FIFA 13’s scored 9s and 10s across the board, but are we really getting value for money?
Perhaps as a West Bromwich Albion fan, I’m spoiled when it comes to not being trampled over by the big boot of footballing bastardry. Bloating the game beyond all recognition over only a couple of years, creating a culture of isolation and disaffection in which beloved fans are extorted beyond all rhyme and reason. Sure, they may get to see brilliant feats of footballing mastery, but at what cost? The most anyone will pay to see a Premier League Match at The Hawthorns is £39, with the majority of games at a mere £25, paling in comparison to the not just the big boys, but pretty much all of the league. It’s been a long time coming but FIFA now seems to be caught in the vice-like grip of official licensing, the equivalent of Queens Park Rangers, charging a ludicrous premium for what is but a mediocre replication of last season, and it took me FIFA’s biggest and only rival to realise this.
For vast swathes of video gaming history, annual releases like FIFA or PES have always been dismissed by the uninitiated as meagre aesthetic upgrades with very little in the way of legitimate innovation. For a long time I was a staunch opponent to this view, putting it down to little more than anti-football elitism. Strip away the marketing, database updates, licensing and glitz, and what does FIFA 13 really leave us with? To a series newcomer, it’s an excellent foray into a delightful dose of arcade football, but to mainstays it serves up little in the way of new content whilst failing to address many of its predecessor’s shortcomings.
There also seems to be an alarming fixation on retweeting the hooting knobbery of reserve team Premier League footballers’ sick bantz upon having EA’s triple-A thrust upon them. It’s complete genius, tapping into an entirely limitless source of free, high-profile exposure, but the substance beneath seems to be somewhat lacking. Even the face-scanned masses of Manchester City’s likenesses don’t seem to warrant the outlay, even PES’ unlicensed depictions of West Midlands Stripes’ Peter Odemwingie is far more authentic than that of FIFA’s limitless cash reserves.
The FIFA brand is also slowly migrating to premium status, inching its way up to the £45 bracket along with the likes of Call of Duty, but in the case of FIFA is there enough new to warrant even the lowly £40 bracket? Call of Duty, whilst arguably an amalgamation of greyish sludge, repeating the same formula and framework, at least serves up new maps, missions and an entirely ‘original’ campaign in each outing, which is only possible through having biennial development cycles.
Is there an argument to be made for a ‘core’ FIFA game to be released once every two years, with paid ‘booster’ packs in the meantime for each transfer window update, much like the Euro 2012 add-on? Possibly, but the Euro 2012 DLC isn’t exactly a shining example of this. FIFA 13 is also the most bug-addled member of the family to date, half of my sessions have resulting in having to go back to the dashboard or refresh the game altogether, suggesting a mad rush to get the game shipped without the polish of its predecessors, symptomatic of having but a year to create a game. Not to mention the rather unsavoury Wii release of FIFA 13, literally identical to FIFA 12, as uncovered by NintendoGamer.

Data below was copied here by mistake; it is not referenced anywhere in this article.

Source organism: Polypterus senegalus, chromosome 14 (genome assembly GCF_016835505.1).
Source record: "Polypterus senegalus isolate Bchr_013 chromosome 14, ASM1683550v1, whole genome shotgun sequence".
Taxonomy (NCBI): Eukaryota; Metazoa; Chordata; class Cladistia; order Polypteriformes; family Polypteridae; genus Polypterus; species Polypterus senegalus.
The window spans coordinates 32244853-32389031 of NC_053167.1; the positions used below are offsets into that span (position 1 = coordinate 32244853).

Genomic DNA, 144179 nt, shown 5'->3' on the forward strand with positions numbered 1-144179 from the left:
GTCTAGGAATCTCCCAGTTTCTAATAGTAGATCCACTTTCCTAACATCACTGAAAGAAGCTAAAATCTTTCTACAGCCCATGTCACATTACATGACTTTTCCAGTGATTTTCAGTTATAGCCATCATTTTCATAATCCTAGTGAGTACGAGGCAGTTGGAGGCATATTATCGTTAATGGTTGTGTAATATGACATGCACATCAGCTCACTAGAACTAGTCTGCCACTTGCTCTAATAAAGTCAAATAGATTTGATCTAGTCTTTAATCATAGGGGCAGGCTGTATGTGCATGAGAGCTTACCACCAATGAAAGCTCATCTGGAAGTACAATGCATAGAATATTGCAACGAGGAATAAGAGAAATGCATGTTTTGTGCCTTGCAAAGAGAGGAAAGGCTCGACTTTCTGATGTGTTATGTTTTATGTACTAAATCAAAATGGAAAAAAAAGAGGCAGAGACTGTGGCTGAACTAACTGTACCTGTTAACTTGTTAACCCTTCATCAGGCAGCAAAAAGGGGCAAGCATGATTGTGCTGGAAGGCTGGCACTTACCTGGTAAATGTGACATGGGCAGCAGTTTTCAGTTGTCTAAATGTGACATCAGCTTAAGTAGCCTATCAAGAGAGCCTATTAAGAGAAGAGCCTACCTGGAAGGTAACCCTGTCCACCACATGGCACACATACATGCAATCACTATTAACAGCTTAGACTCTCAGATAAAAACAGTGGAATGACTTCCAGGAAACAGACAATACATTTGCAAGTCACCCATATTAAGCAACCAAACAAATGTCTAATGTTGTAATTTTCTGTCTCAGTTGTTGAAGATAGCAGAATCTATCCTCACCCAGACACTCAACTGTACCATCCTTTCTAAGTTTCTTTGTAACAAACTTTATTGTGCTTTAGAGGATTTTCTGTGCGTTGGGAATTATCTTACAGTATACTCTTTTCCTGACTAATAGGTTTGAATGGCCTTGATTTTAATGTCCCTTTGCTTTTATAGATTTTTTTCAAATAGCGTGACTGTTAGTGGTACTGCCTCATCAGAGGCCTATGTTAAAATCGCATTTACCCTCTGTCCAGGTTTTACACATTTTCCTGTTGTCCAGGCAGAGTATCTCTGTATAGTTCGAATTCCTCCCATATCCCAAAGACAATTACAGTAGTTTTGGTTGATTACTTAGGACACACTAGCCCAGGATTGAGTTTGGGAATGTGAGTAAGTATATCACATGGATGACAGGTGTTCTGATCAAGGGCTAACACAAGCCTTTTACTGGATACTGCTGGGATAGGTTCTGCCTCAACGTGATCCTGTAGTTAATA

Small additions like the Skill Games, or the extension of Seasons to Be a Pro mode are very much welcome, capping off the football experience, but so many technical issues from FIFA 12 have been left unaddressed. The Impact Engine still has a tendency to pin players to the floor, or leave two players twitching like they’re mid-seizure. The pacing also seems a little off, sometimes feeling more like the dying embers of a Blue Square Premier play-off final rather than a clash of the titans, both absurdly fast-paced but also, somehow quite lumbering and cumbersome. The first touch physics add some degree of additional ‘realism’, but still lack that visceral cutting edge which PES possesses.
The fundamental difference between PES and FIFA is that whilst FIFA may allow you to occasionally score the most ludicrous and spectacular goals imaginable, often they don’t feel earned.PES, on the other hand, might not allow for triple-pike back summersault bicycle kicks, but the extra fluidity in gameplay and the sheer incision which the Player ID system provides for the megastars provides a far more satisfying game experience.
Yet, I keep coming back. Wether it’s that it remains one of the last bastions of true, sofa-based competitive play with friends, friends who’ve played FIFA for years and will have to be dragged kicking and screaming to even consider PES, or a certain indefinable essence which somehow just catches you remains to be seen. In some ways it’s a guilty pleasure, continuing to play through a combination of obligation, peer-pressure and something undefinable, knowing deep down that I should know better. Are we addicted to FIFA, utterly blind to its pitfalls and shortcomings? Perhaps. Will I carry on playing? Almost definitely.